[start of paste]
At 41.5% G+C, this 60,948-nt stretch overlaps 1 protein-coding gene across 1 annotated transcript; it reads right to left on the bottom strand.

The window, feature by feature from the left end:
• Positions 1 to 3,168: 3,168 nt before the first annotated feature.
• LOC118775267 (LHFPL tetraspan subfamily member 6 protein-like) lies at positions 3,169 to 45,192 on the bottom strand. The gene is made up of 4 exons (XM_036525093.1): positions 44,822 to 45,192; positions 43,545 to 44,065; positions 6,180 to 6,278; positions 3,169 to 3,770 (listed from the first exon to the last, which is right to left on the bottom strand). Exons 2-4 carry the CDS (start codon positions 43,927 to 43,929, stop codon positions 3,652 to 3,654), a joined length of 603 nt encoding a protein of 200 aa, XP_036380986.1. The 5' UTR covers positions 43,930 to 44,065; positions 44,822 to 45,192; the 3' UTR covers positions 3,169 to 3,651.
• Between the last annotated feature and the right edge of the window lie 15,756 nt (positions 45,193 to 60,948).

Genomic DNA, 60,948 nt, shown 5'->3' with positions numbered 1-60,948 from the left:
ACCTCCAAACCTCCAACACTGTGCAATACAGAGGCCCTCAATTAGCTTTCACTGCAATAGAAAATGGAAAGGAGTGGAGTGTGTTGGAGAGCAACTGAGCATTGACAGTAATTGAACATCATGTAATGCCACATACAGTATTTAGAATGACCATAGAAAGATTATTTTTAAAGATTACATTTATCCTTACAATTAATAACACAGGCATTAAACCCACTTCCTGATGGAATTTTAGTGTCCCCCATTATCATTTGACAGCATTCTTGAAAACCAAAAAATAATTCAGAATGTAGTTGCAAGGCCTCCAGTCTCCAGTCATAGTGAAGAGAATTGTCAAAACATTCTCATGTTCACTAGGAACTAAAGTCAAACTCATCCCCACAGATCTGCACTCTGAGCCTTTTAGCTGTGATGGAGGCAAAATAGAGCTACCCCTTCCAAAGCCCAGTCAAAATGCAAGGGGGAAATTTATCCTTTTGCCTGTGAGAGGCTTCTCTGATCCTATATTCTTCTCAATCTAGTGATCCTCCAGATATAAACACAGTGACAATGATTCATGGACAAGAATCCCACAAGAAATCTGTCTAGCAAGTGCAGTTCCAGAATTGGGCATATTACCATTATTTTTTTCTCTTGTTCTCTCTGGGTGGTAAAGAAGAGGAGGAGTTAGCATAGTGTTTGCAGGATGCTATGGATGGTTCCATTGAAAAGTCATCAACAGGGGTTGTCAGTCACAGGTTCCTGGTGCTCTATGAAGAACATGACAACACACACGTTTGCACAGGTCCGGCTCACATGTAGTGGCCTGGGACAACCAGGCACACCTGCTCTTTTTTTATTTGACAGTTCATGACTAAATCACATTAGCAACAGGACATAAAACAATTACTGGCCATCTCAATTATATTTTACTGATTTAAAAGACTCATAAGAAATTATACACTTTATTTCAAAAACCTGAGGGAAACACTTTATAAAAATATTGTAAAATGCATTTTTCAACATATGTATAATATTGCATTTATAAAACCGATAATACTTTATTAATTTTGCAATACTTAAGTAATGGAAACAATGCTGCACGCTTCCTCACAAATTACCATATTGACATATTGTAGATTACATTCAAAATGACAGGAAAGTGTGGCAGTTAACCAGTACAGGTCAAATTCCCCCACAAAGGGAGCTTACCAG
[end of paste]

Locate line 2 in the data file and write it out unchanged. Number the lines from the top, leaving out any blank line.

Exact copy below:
The window, feature by feature from the left end: